Patient preferences are considered important for the choice of risk communication format and for improving patient-centered care. Although clear evidence is lacking,24 it is thought that preferred formats may reflect perceived relevance, familiarity, usability and meaningfulness, and hence be more successful in engaging counselees’ attention.25 In practice, the risk presentation format used does not always meet women’s preferences. Hallowell et al,26 for example, found that over 40% of women did not receive risk information in their preferred format when attending breast/ovarian cancer genetic counseling. Generally, people prefer to receive risk information that includes numbers.24,26,27 The reasons given are that numerical information is precise,24,27 that it sounds accurate24 and trustworthy,28 and that it helps to clarify the decision-making process.26

Preferences about how risk information is presented may depend on personal characteristics, in particular age and education. For example, older women preferred lifetime breast cancer risk estimates because the higher numbers were more persuasive and might encourage them to undergo screening.18 Icons/population arrays are generally not well known,29 but they are evaluated as helpful in promoting understanding,30 especially by people with low numeracy skills.17,31,32 Barnes et al,33 however, showed that tailoring risk communication to patient preferences may not always improve understanding of medical risks, particularly for less numerate women.

To assess individual preferences for the way in which risk information is given, most studies have used hypothetical scenarios or vignettes,15,18,25,27,29,34 qualitative study designs,18,25 a limited choice of formats,35 or included relatively few respondents in a limited setting.26 Moreover, studies generally assess the individuals’ preference without any previous knowledge of risk communication formats, which may have led to confusion because people did not understand the value of the additional formats presented.24,33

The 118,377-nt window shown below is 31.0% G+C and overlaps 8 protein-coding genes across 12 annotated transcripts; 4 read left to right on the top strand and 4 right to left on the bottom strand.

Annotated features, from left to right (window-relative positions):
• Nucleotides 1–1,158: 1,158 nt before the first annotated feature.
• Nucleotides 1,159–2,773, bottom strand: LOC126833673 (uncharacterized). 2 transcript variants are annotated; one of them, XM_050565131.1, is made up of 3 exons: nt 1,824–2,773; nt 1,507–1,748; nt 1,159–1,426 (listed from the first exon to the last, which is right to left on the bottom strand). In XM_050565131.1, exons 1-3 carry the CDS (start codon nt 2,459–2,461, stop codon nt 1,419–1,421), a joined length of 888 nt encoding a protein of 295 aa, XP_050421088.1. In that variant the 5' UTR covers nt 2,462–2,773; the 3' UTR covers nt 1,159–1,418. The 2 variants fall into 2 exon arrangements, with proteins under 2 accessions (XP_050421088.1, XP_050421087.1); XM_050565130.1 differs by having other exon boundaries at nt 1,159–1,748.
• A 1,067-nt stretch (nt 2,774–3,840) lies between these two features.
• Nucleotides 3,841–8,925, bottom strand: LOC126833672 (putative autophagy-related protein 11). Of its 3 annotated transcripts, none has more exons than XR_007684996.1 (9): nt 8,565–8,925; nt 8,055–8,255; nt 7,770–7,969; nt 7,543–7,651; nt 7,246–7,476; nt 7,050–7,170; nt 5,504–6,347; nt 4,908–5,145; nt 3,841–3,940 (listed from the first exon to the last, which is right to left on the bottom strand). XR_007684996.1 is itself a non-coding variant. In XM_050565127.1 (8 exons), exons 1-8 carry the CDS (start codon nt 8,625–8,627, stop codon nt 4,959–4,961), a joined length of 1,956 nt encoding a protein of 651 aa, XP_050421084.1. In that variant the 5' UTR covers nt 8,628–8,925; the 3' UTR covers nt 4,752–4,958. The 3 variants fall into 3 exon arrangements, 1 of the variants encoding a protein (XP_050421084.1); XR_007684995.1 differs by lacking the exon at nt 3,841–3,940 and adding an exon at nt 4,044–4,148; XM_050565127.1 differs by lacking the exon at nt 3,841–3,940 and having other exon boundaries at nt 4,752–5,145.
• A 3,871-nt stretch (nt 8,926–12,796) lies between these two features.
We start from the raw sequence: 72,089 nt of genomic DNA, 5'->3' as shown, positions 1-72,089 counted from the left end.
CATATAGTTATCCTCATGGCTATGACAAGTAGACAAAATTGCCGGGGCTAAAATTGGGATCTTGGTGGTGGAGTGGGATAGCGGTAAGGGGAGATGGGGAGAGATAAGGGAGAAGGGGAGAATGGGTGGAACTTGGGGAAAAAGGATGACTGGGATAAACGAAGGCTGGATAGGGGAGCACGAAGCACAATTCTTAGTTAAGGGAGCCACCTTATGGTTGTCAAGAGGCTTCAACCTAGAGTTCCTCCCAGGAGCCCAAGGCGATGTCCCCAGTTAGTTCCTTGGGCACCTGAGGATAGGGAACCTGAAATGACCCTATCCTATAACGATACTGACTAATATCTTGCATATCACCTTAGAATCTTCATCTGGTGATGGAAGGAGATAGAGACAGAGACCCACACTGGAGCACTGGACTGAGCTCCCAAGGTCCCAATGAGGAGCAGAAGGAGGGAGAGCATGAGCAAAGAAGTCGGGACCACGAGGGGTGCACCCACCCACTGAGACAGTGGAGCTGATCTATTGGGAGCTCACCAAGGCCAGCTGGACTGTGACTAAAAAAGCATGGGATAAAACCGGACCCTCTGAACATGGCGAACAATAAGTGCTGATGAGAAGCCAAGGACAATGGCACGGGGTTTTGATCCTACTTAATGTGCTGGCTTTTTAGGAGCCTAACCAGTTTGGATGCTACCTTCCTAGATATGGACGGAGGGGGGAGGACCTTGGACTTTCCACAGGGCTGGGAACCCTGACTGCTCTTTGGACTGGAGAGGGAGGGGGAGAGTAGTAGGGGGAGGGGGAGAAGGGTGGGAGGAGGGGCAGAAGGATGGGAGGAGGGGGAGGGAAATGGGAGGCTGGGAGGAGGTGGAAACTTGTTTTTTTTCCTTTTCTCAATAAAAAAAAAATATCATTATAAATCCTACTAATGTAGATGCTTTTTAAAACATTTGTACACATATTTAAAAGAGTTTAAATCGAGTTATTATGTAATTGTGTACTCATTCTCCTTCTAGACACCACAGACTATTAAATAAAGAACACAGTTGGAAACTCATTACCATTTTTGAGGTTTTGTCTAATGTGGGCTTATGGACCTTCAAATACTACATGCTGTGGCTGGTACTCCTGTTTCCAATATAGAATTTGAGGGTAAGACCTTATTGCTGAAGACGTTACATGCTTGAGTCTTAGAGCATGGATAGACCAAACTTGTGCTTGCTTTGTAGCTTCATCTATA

The study presented here is part of the large, multicenter BRISC study (Breast cancer RIsk Communication study) (Current Controlled Trials ISRCTN14566836). This was a randomized controlled trial (RCT) based on clinical practice. We asked unaffected women with familial breast cancer about their preferred risk communication format after they had been given their lifetime risk information in different formats in an additional consultation after standard clinical counseling (percentages; frequencies with or without graphical display; frequencies with or without 10-year age-related risk and with or without graphical display (icons)). The trial was performed to evaluate women’s preferences and the effect of different formats of risk communication on the counselees' understanding of their risk and on their psychological well-being, decision-making and satisfaction.36 In this paper, we focus on the impact of the intervention format on women preferences and their understanding of their risk.

We addressed the following research questions: 1) Which risk presentation format do women receiving for familial breast cancer counseling prefer?; 2) Are women’s preferences influenced by the format they received, by their age or by their education level?; 3) Do women who receive their risk estimates in their preferred format have a better understanding of their risk?

Materials and Methods

Participants

The BRISC study was carried out in three (of the nine) family cancer clinics in the Netherlands: VU University Medical Center Amsterdam, University Medical Centre Groningen and Leiden University Medical Centre. Unaffected women with a family history of breast cancer who were first-time attendees for breast cancer counseling were asked to participate in the study.36 A family history of breast cancer was defined as having at least one first-degree and/or second-degree relative with breast cancer, irrespective of whether a BRCA mutation had been detected in the family. Recruitment to participate took place between December 2005 and November 2007. All participants signed an informed consent form.